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Employee Scheduling Regulations

To provide additional opportunity for the public to participate in this rulemaking process, the comment period for this proposed rule will be extended to Jan. 22, 2018. To submit a comment on this proposed regulation, please email hearing@labor.ny.gov.

The Department of Labor has filed proposed rulemaking to address what is commonly identified as "just-in-time," "call-in" or "on-call" scheduling.

Read the text of the proposed rule.

The full rulemaking package will appear in the November 22, 2017 issue of the State Register, and will be subject to a comment period for 45 days from that publication date. To submit a comment on this proposed regulation, please email hearing@labor.ny.gov.

The Department of Labor developed these regulations after conducting four hearings and receiving testimony. See the details of the hearings.

Frequently Asked Questions

What is the subject of the proposed rulemaking for call-in pay? The proposed rulemaking for call-in pay concerns employee scheduling practices, including just in time scheduling and on-call scheduling, which are common practices that allow employers to cancel or schedule shifts hours before or after the start of a shift.

Which industries and occupations does the proposed rulemaking apply to? It applies to all industries and occupations that are covered by the Minimum Wage Order for Miscellaneous Industries and Occupations (12 NYCRR Part 142). That wage order covers all industries and occupations that are not exempt from the minimum wage law, and that are not covered by separate minimum wage orders for hospitality (12 NYCRR Part 146), building service (12 NYCRR Part 141), and agriculture (12 NYCRR Part 190). See Proposed Rule at opening paragraph.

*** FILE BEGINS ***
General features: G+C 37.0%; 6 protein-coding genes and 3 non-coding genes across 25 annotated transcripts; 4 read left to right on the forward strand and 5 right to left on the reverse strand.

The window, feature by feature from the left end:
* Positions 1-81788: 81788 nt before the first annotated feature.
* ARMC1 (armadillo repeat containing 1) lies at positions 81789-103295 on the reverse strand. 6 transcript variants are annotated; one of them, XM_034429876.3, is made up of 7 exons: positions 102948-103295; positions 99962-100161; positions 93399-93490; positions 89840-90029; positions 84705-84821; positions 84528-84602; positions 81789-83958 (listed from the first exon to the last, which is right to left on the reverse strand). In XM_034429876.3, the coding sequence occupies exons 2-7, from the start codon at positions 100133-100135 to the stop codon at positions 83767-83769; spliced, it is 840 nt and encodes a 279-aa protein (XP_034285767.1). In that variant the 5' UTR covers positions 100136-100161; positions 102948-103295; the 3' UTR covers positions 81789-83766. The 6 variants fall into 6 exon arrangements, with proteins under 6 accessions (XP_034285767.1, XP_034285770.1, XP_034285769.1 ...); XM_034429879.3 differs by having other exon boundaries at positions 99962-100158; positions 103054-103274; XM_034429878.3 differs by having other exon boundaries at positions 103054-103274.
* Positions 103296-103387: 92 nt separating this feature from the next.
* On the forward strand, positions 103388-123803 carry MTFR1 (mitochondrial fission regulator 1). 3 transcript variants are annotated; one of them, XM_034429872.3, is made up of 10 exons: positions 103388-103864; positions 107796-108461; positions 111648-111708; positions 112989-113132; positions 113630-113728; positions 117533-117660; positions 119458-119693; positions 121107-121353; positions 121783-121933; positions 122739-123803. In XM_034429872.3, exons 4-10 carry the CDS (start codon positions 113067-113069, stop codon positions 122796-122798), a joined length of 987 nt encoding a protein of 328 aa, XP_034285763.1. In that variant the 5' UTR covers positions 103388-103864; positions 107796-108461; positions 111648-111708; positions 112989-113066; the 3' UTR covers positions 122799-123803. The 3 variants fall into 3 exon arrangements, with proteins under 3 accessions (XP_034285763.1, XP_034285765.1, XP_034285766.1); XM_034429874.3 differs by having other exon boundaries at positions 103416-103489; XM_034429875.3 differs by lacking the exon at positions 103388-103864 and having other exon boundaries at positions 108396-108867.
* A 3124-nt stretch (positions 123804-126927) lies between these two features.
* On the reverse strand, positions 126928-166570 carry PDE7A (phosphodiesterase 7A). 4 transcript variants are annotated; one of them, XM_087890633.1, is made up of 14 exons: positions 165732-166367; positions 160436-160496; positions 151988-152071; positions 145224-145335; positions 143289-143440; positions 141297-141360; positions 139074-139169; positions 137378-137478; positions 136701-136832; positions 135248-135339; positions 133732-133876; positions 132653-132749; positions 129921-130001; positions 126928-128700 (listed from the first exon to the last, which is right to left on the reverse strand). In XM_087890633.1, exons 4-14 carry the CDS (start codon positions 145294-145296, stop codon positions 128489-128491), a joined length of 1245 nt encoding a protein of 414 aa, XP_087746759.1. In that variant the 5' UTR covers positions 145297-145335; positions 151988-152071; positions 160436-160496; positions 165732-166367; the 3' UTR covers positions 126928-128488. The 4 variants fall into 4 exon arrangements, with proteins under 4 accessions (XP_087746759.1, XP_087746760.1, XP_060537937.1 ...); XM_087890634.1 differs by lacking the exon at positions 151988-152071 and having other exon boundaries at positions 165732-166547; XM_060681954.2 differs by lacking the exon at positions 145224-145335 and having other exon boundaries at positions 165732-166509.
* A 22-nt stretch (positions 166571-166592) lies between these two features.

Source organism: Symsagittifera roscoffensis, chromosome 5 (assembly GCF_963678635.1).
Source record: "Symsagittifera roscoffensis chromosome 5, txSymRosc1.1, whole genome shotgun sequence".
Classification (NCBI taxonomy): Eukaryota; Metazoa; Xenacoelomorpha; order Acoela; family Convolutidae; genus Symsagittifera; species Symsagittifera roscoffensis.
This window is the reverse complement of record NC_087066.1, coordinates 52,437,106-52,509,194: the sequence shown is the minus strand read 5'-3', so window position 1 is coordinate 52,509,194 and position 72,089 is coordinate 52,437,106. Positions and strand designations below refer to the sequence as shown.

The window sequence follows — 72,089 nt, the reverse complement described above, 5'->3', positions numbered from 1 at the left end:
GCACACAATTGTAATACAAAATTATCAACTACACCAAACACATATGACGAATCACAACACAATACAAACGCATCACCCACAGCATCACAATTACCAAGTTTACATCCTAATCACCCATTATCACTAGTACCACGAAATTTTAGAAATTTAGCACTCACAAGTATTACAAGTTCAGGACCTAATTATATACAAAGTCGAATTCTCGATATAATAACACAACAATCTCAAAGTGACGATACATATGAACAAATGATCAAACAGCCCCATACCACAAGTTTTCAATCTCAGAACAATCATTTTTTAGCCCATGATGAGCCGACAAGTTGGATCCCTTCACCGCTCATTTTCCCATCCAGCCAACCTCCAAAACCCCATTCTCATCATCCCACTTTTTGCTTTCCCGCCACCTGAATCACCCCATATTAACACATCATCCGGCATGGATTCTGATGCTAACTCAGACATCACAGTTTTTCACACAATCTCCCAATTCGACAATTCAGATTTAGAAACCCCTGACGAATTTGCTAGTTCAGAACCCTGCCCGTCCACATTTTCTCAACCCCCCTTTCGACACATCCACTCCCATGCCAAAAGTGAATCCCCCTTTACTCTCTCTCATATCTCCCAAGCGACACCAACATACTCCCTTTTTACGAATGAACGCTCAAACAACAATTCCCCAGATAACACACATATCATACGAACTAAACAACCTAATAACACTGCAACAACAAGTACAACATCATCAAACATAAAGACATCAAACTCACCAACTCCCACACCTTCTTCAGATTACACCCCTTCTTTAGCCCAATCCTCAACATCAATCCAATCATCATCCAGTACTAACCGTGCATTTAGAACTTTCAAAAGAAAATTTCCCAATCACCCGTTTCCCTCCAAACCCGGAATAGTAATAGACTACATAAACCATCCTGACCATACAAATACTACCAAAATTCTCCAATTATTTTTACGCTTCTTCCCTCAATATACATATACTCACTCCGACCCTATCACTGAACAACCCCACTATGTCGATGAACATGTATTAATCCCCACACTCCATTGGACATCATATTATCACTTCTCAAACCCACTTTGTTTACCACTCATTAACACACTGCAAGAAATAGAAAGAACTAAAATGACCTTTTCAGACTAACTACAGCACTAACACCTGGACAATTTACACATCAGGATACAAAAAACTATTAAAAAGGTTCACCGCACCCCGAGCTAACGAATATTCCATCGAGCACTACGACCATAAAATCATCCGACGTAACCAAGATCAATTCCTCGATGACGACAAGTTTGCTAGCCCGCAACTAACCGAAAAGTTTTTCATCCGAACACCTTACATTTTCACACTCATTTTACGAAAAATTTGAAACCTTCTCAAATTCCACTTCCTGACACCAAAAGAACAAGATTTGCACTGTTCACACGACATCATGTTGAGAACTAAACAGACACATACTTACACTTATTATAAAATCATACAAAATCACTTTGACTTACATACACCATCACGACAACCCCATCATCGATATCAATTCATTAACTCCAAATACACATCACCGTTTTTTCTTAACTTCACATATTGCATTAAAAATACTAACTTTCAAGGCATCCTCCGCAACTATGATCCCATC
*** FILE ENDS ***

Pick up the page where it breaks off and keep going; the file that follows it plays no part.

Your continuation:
Doesn’t call-in pay already exist under current law? Yes, current law already requires four hours of call-in pay at the minimum wage when an employee reports to work and is sent home early (“reporting to work”). 12 NYCRR Part 142 at § 142-2.3.

What are the new requirements? Under the proposed rule, call-in pay is also required when shifts are cancelled or scheduled at the last minute. See Proposed Rule at (a)(1) (“reporting to work”) and (a)(2)-(5) (“new requirements”). Specifically, four hours of call-in pay is required when a shift is cancelled less than 72 hours before the start of the shift (“cancelled shift”), when the employee is required to be in contact less than 72 hours before the shift to find out whether to report to work for that shift (“call for schedule”), and when the employee is required to be available to report to work (“on-call”). Two additional hours of call-in pay is required when as shift is scheduled less than 14 days before the start of the shift (“unscheduled shift”). See Proposed Rule at (a)(2)-(5) (“new requirements”).

What are some examples of call-in pay under existing law and under the proposed rulemaking? The following examples reflect common employee scheduling practices and illustrate the types and amounts of call-in pay that would generally be required under the proposed rulemaking, absent any special exemptions or circumstances. See Proposed Rule at (a)(1)-(5) and (b)(1)-(4):

  • Reporting to work: If an employee is sent home early after working only 1 hour, then 4 hours of call-in pay would be required, with the first hour of actual attendance at the employee’s regular rate of pay and 3 additional hours at the minimum wage;
  • Unscheduled shift: If an employee works a shift that was not scheduled 14 days in advance, then the 2 hours of call-in pay would be required at the minimum wage, in addition to any wages earned during the shift;